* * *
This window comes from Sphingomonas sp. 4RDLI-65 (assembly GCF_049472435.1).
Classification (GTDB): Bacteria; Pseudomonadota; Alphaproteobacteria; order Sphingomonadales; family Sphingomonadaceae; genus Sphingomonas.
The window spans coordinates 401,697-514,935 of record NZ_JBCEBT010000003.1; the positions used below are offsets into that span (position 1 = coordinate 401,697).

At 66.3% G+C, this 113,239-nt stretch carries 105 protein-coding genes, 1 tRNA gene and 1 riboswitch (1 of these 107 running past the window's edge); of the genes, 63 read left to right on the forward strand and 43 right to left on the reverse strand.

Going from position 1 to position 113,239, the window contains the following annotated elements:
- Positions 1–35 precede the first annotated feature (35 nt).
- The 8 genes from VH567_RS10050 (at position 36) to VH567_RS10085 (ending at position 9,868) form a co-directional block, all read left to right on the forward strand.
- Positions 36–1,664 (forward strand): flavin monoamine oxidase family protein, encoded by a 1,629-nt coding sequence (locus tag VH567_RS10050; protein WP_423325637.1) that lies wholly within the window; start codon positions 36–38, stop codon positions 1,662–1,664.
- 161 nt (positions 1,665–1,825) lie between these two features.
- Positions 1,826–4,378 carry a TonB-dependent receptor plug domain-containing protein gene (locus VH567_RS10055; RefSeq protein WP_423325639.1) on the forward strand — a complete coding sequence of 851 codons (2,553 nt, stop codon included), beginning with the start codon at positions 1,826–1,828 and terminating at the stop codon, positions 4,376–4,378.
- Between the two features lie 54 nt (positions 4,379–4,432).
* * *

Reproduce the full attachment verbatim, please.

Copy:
This window comes from Sphingomonas sp. 4RDLI-65 (assembly GCF_049472435.1).
Classification (GTDB): Bacteria; Pseudomonadota; Alphaproteobacteria; order Sphingomonadales; family Sphingomonadaceae; genus Sphingomonas.
The window spans coordinates 401,697-514,935 of record NZ_JBCEBT010000003.1; the positions used below are offsets into that span (position 1 = coordinate 401,697).

At 66.3% G+C, this 113,239-nt stretch carries 105 protein-coding genes, 1 tRNA gene and 1 riboswitch (1 of these 107 running past the window's edge); of the genes, 63 read left to right on the forward strand and 43 right to left on the reverse strand.

Going from position 1 to position 113,239, the window contains the following annotated elements:
- Positions 1–35 precede the first annotated feature (35 nt).
- The 8 genes from VH567_RS10050 (at position 36) to VH567_RS10085 (ending at position 9,868) form a co-directional block, all read left to right on the forward strand.
- Positions 36–1,664 (forward strand): flavin monoamine oxidase family protein, encoded by a 1,629-nt coding sequence (locus tag VH567_RS10050; protein WP_423325637.1) that lies wholly within the window; start codon positions 36–38, stop codon positions 1,662–1,664.
- 161 nt (positions 1,665–1,825) lie between these two features.
- Positions 1,826–4,378 carry a TonB-dependent receptor plug domain-containing protein gene (locus VH567_RS10055; RefSeq protein WP_423325639.1) on the forward strand — a complete coding sequence of 851 codons (2,553 nt, stop codon included), beginning with the start codon at positions 1,826–1,828 and terminating at the stop codon, positions 4,376–4,378.
- Between the two features lie 54 nt (positions 4,379–4,432).